Prometheus (Ridley Scott, 2012)

by Douglas Buck November 21, 2017 10 minutes (2314 words) 3D Blu-ray

A small group of brilliant scientists (if not all the most dynamic performers) head off on an expedition funded (based on a LOT of assumptions and the flimsiest of evidence) by the nefarious (and hopefully familiar to anyone paying attention to these “Alien” films) Weyland Corporation to a far off planet in hopes to discover a living alien civilization. And along with the ghostly shapes of a lost culture who perhaps hold the key to the origins of mankind itself… as well as its coming destruction.

I don’t usually pay all that much attention to these corporate blockbusters that every month (if not more frequently) overtake the cinemas like a new strain of an overwhelming virus, mostly because the recurring symptom of mass Pavlovian reactions of shrill excitement surrounding them tend to leave me feeling a tad alienated (much better to retreat into the lonely comfort of the rep cinema house, even if having to deal with the alternatively maddening, though fortunately rare, ignorant condescension of the cackling hyena hipsters). So it was a few years after Prometheus’ theatrical run before I even realized it had anything to do with the “Alien” franchise. So with my current goal to set eyes upon all things “Alien” (which meant all things “Predator” as well, as the films crossed over) in the interest of being properly prepared to see the most recent Alien: Covenant, it was time to give Prometheus a whirl.

It also afforded a nice opportunity to check out how my home 3D projector worked and, I have to say, it was pretty spectacular. While even the cheapest of these 3D efforts has the opening credits shooting out at ya in style, man, this film’s massive moving spaceships, inspired ‘Alien”-like production design (from the moody, deliberately cramped interior sets and long dark hallways of the spaceship, as well as the impressive cavernous hive of the deceased alien Engineers) and profoundly gorgeous shots of natural landscapes and waterfalls (on what is never explicitly stated as Earth, but I’m thinking it’s meant for us to assume) that almost feels ripped from an IMAX nature doc, prove yet again how no one can match Hollywood, born as it is from the most powerful strain of Capitalist hucksterism ever created merged with gobs and gobs of cash to throw at it, in selling sensation and bombast.

As far as the overall conceits of the film, with the reveal of the Engineers (these big dopy looking albino guys, whose perfectly muscular physiques would leave ‘300’ comic book creator and uber-right winger Frank Miller drooling) being the ultimate creators of human kind (as well as, perhaps, much of life in the universe) and having the story ultimately intertwine itself all the way back to the original “Alien” space jockey as well as presenting the birth of what appears to be the very first (and somewhat underwhelming) alien, I give Scott and the film props for not only attempting to create a real mythos (while dropping any connection to the two dumb, if sporadically entertaining, Alien vs. Predator films)… and, yet, unfortunately, the whole thing feels overinflated while, at the same time, limited in its scope.

It’s as if Scott (who can never be accused of being the most philosophical of filmmakers), in trying to imagine the beginnings of creation, could only conceive of it in the most obviously patriarchal Christian terms. For instance, I always thought that mysterious space jockey was a life form in itself and that what we were seeing in “Alien” was some kind of exoskeleton. What a disappointment to realize it was just the space helmet for one of these muscular, freaky, all white uber-menschen (with the film’s score even overtly referencing the rousing triumphant orchestral theme of the original 1978 Superman every time their ghostly apparitions come on screen). And there’s something really dubious about our lead female archaeologist dismissing a lack of any concrete evidence whatsoever and ‘choosing to believe’ anyway. And with the film itself equally rejecting Darwinism through its entire ‘created in the image of the Uber-man’ conceit, I’m starting to wonder if the Scott and his posse aren’t a bunch of Biblical Creationists posing as liberal filmmakers (well, to be fair, Hollywood is the bastion of faux liberalism, so they’d fit right in).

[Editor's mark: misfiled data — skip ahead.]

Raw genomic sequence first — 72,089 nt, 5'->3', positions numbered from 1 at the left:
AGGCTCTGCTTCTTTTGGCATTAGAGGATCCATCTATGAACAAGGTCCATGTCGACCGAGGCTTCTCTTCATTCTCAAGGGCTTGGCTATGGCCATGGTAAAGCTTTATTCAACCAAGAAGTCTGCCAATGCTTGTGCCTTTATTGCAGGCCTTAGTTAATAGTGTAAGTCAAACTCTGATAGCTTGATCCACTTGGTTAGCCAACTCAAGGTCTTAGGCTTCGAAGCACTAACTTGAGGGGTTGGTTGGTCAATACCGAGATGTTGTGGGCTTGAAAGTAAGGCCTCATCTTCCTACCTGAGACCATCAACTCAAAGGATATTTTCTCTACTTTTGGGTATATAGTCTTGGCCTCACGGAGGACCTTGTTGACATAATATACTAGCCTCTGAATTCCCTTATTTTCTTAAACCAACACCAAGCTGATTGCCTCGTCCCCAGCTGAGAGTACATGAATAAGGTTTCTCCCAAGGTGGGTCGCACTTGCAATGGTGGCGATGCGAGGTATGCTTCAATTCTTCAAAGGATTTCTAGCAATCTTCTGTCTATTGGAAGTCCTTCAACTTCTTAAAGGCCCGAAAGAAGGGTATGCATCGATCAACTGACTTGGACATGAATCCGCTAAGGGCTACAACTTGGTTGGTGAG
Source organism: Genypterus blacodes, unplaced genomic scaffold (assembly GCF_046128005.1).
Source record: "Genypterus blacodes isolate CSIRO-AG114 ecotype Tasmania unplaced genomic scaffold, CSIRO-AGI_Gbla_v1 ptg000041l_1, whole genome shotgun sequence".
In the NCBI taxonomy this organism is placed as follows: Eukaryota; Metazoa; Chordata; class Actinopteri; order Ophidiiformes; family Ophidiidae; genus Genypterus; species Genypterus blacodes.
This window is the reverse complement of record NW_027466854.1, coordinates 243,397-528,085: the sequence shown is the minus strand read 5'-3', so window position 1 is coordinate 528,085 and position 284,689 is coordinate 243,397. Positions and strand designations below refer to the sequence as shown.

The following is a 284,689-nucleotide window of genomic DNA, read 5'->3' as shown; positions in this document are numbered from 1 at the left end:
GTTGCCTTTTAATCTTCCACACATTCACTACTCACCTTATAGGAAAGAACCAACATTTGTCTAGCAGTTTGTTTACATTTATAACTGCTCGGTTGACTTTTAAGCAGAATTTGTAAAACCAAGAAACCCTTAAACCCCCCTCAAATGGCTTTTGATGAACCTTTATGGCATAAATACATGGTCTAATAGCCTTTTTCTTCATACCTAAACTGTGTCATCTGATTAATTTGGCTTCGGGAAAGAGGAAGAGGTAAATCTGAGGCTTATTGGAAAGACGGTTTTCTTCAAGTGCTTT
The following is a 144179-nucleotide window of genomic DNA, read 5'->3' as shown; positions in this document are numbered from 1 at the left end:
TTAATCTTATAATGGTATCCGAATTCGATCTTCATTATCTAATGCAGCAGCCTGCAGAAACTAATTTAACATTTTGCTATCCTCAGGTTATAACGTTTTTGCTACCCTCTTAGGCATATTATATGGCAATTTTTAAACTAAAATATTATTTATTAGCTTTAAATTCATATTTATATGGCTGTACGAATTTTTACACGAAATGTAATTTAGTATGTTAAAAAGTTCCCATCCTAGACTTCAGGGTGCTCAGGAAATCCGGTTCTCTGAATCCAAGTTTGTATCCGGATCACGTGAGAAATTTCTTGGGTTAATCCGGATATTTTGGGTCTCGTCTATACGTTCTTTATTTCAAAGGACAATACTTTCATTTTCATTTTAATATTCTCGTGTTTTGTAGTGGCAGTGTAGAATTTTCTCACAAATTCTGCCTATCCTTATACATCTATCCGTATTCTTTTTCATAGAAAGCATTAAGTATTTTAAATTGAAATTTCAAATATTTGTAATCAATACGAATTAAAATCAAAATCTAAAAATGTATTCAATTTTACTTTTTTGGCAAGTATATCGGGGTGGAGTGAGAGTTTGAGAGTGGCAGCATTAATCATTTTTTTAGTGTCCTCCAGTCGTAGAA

The idea of ancient all-powerful humanoids having been on Earth planting the seeds of mankind’s creation could conceivably be an interesting way to expand upon the “Alien” mythos… and yet I couldn’t help but be reminded of how brilliantly that original Star Trek season 2 episode “Who Mourns for Adonais?” (in which Kirk and the crew stumble upon a planet that’s home to the ravaged, last remaining Greek Gods; having been the original creators of Man, they were shunned by Modernity and the newer Christian Religions and ultimately banished to this lonely planet, sadly doomed as their vanity-based strength and power withered away at no longer being worshipped) handled a similar idea, only with much greater resonance (and actual pathos and emotion – Prometheus, on the other hand, is a pretty cold fish).

Working equally against any attempted depth to the film is the swelling adventure score that, along with celebrating Nietzsche’s uber-menschen, works really hard to treat what we’re witnessing as superficial and just good ol’ entertainment, as if the film’s composer Marc Streitenfeld decided to not only channel John Williams, but Williams somehow was mistaking what he was scoring was Spielberg’s latest Indiana Jones effort.

Surprisingly, there is barely much dramatic tension in the first 40 minutes or so, as we have only the vaguest notion of what we may find on this planet they’re visiting (and we’re under the assumption it’s a friendly alien ‘invitation’, which our main two protagonist couple archaeologists seemingly glean from a thread of evidence of a couple of repeating stick figure cave paintings). Now, perhaps Scott and the writers thought this worked well enough in Alien, but they’ve forgotten in that wonderfully tense film that the crew of the Nostromo are responding to what they think is a ‘distress’ call (not some kind of meet-and-greet event) so threat is already hanging in the air. And, of course, everything about the interior space ship setting in Alien – from the actors, to the sense of genuine clutter and claustrophobia – is wonderfully textured, with some of the greatest character actors ever assembled in one ‘Robert Altman’-esque naturalistic ensemble piece, who define themselves through action and presentation, rather than, in that typical awful modern Hollywood style of Prometheus, delivering wooden dialogue that is clearly there to convey individual ‘character’ information to us, in which they each keep telling us ‘who they are’, rather than for us to see the creation of a genuine interesting character.